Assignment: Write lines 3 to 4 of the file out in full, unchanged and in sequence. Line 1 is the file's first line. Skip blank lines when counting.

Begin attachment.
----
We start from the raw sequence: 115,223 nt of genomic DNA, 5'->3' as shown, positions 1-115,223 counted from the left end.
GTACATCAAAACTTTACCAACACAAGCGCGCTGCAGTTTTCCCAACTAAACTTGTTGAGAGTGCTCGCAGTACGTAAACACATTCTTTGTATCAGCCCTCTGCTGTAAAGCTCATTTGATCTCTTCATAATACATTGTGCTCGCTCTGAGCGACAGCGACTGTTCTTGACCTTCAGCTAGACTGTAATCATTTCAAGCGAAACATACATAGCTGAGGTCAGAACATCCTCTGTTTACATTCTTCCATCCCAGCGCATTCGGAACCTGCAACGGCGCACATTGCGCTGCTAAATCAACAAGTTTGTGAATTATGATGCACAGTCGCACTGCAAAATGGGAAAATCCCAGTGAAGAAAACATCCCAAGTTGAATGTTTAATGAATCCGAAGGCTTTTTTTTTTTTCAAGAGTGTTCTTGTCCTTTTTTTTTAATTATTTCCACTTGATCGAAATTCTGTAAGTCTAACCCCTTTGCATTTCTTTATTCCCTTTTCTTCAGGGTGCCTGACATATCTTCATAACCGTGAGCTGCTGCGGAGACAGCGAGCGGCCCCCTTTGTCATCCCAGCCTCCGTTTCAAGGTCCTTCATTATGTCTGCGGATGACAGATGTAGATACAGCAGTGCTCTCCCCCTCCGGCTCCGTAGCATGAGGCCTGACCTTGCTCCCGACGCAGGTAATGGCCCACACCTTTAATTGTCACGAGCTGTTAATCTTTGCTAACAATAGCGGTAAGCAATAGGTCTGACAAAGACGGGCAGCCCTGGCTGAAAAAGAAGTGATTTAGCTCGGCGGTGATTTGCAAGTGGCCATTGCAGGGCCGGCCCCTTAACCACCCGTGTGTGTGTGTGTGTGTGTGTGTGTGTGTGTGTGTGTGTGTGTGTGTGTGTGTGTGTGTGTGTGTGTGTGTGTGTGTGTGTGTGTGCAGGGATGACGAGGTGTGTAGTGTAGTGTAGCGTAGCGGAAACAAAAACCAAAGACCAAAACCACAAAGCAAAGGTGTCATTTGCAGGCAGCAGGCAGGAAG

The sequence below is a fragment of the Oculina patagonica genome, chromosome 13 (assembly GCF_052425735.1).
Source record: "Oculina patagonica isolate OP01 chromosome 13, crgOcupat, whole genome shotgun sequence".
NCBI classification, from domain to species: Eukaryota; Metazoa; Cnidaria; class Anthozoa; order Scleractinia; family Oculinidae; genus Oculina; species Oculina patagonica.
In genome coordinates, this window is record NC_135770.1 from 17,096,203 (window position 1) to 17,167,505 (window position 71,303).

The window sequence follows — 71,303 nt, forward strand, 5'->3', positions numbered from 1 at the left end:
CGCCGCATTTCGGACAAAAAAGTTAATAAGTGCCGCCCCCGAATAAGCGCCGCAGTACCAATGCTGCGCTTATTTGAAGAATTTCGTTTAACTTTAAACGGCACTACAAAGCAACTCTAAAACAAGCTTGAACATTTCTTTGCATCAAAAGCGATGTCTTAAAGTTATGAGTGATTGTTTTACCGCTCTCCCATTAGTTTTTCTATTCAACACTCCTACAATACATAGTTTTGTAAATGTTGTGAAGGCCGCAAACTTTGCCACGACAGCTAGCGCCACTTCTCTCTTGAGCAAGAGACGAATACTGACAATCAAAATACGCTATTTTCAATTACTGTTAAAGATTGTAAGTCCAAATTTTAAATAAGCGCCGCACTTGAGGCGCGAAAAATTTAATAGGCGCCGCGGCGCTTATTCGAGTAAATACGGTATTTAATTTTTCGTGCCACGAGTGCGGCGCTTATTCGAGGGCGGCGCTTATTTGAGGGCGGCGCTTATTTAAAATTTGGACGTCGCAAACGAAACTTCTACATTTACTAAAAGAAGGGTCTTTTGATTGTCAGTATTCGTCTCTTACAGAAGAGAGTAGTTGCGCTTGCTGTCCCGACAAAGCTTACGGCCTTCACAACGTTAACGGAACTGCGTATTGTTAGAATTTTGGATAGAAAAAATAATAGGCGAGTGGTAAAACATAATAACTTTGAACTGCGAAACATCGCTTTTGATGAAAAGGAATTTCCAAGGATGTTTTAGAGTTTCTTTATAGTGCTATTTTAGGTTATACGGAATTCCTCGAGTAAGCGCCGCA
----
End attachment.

The sequence below is a fragment of the Oculina patagonica genome, chromosome 13 (assembly GCF_052425735.1).
Source record: "Oculina patagonica isolate OP01 chromosome 13, crgOcupat, whole genome shotgun sequence".